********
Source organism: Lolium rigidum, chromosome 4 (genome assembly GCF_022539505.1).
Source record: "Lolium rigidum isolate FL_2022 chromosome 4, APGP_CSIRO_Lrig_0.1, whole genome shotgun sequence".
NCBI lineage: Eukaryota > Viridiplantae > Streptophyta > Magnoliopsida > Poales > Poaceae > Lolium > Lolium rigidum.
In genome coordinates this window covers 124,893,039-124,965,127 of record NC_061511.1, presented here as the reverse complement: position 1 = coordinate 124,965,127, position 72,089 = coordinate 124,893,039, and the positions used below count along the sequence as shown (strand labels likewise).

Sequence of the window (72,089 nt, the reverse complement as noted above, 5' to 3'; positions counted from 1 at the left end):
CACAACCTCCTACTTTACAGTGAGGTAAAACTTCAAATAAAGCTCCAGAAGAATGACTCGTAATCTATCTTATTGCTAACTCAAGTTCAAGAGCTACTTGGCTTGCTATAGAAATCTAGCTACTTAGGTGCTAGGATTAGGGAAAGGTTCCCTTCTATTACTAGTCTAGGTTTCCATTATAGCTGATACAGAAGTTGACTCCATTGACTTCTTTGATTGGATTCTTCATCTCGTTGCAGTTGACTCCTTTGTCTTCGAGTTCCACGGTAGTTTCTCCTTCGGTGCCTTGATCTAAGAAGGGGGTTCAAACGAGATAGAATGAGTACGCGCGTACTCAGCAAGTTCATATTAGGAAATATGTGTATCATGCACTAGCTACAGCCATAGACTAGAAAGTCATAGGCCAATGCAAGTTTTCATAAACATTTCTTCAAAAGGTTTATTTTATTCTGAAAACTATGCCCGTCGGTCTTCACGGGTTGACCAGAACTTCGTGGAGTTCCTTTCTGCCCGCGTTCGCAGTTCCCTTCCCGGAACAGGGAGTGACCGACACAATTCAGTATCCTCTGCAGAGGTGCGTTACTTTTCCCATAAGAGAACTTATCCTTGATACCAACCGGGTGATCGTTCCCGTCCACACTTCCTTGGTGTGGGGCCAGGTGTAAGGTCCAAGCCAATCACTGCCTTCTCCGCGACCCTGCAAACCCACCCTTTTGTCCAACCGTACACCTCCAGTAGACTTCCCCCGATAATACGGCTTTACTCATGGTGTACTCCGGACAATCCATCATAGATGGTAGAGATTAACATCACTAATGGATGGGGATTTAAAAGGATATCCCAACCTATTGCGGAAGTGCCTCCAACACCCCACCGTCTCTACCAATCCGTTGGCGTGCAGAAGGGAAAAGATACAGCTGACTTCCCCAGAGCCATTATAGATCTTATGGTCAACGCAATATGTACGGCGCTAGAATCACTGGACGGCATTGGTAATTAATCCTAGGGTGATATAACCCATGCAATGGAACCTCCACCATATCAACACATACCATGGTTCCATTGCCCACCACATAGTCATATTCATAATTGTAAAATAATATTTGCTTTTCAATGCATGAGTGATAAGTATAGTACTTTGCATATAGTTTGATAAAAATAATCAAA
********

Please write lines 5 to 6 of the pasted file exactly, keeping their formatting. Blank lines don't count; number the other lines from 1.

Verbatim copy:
Sequence of the window (72,089 nt, the reverse complement as noted above, 5' to 3'; positions counted from 1 at the left end):
CACAACCTCCTACTTTACAGTGAGGTAAAACTTCAAATAAAGCTCCAGAAGAATGACTCGTAATCTATCTTATTGCTAACTCAAGTTCAAGAGCTACTTGGCTTGCTATAGAAATCTAGCTACTTAGGTGCTAGGATTAGGGAAAGGTTCCCTTCTATTACTAGTCTAGGTTTCCATTATAGCTGATACAGAAGTTGACTCCATTGACTTCTTTGATTGGATTCTTCATCTCGTTGCAGTTGACTCCTTTGTCTTCGAGTTCCACGGTAGTTTCTCCTTCGGTGCCTTGATCTAAGAAGGGGGTTCAAACGAGATAGAATGAGTACGCGCGTACTCAGCAAGTTCATATTAGGAAATATGTGTATCATGCACTAGCTACAGCCATAGACTAGAAAGTCATAGGCCAATGCAAGTTTTCATAAACATTTCTTCAAAAGGTTTATTTTATTCTGAAAACTATGCCCGTCGGTCTTCACGGGTTGACCAGAACTTCGTGGAGTTCCTTTCTGCCCGCGTTCGCAGTTCCCTTCCCGGAACAGGGAGTGACCGACACAATTCAGTATCCTCTGCAGAGGTGCGTTACTTTTCCCATAAGAGAACTTATCCTTGATACCAACCGGGTGATCGTTCCCGTCCACACTTCCTTGGTGTGGGGCCAGGTGTAAGGTCCAAGCCAATCACTGCCTTCTCCGCGACCCTGCAAACCCACCCTTTTGTCCAACCGTACACCTCCAGTAGACTTCCCCCGATAATACGGCTTTACTCATGGTGTACTCCGGACAATCCATCATAGATGGTAGAGATTAACATCACTAATGGATGGGGATTTAAAAGGATATCCCAACCTATTGCGGAAGTGCCTCCAACACCCCACCGTCTCTACCAATCCGTTGGCGTGCAGAAGGGAAAAGATACAGCTGACTTCCCCAGAGCCATTATAGATCTTATGGTCAACGCAATATGTACGGCGCTAGAATCACTGGACGGCATTGGTAATTAATCCTAGGGTGATATAACCCATGCAATGGAACCTCCACCATATCAACACATACCATGGTTCCATTGCCCACCACATAGTCATATTCATAATTGTAAAATAATATTTGCTTTTCAATGCATGAGTGATAAGTATAGTACTTTGCATATAGTTTGATAAAAATAATCAAA